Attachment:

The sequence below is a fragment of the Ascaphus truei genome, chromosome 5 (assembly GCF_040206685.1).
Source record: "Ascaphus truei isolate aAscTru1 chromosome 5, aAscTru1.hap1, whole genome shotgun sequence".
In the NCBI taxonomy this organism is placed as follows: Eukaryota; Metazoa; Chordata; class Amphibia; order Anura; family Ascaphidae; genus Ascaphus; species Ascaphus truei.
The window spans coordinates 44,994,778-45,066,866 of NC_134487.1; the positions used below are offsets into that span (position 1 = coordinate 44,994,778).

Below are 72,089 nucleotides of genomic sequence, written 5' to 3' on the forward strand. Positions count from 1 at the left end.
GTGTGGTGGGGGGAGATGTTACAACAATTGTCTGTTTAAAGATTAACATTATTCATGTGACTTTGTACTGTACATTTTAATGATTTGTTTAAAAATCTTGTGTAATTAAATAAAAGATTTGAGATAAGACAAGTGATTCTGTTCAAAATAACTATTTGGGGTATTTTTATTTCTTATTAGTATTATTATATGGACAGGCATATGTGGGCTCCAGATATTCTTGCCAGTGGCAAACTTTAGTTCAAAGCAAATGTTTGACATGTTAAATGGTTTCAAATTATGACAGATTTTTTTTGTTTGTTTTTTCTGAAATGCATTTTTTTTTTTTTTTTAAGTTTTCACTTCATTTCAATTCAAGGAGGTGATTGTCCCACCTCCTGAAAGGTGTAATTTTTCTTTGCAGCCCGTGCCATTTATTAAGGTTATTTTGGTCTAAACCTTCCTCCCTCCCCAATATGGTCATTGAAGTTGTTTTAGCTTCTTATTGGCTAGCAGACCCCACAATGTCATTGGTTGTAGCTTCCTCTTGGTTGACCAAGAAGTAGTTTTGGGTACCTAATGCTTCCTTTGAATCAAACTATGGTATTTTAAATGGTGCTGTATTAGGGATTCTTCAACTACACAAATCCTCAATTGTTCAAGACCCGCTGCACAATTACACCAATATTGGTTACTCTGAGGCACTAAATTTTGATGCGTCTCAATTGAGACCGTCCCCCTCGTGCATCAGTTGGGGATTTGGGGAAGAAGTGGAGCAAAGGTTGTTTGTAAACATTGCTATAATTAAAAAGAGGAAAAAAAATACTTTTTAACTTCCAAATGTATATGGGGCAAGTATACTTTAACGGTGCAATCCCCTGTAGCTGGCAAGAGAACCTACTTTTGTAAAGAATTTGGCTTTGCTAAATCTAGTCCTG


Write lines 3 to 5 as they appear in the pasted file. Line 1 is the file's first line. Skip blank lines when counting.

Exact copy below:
In the NCBI taxonomy this organism is placed as follows: Eukaryota; Metazoa; Chordata; class Amphibia; order Anura; family Ascaphidae; genus Ascaphus; species Ascaphus truei.
The window spans coordinates 44,994,778-45,066,866 of NC_134487.1; the positions used below are offsets into that span (position 1 = coordinate 44,994,778).

Below are 72,089 nucleotides of genomic sequence, written 5' to 3' on the forward strand. Positions count from 1 at the left end.